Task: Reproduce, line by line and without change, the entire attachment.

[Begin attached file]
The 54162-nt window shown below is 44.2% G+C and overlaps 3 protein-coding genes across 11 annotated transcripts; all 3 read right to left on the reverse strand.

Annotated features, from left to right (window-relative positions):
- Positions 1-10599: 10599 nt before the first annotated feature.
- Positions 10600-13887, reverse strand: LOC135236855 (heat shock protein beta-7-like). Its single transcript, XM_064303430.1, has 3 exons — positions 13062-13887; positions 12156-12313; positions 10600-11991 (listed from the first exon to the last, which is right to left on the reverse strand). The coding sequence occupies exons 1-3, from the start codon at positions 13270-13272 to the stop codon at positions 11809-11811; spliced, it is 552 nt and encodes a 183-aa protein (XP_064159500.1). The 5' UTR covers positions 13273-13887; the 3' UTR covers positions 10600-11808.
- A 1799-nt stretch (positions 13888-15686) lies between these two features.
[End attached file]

The 54162-nt window shown below is 44.2% G+C and overlaps 3 protein-coding genes across 11 annotated transcripts; all 3 read right to left on the reverse strand.

Annotated features, from left to right (window-relative positions):
- Positions 1-10599: 10599 nt before the first annotated feature.
- Positions 10600-13887, reverse strand: LOC135236855 (heat shock protein beta-7-like). Its single transcript, XM_064303430.1, has 3 exons — positions 13062-13887; positions 12156-12313; positions 10600-11991 (listed from the first exon to the last, which is right to left on the reverse strand). The coding sequence occupies exons 1-3, from the start codon at positions 13270-13272 to the stop codon at positions 11809-11811; spliced, it is 552 nt and encodes a 183-aa protein (XP_064159500.1). The 5' UTR covers positions 13273-13887; the 3' UTR covers positions 10600-11808.
- A 1799-nt stretch (positions 13888-15686) lies between these two features.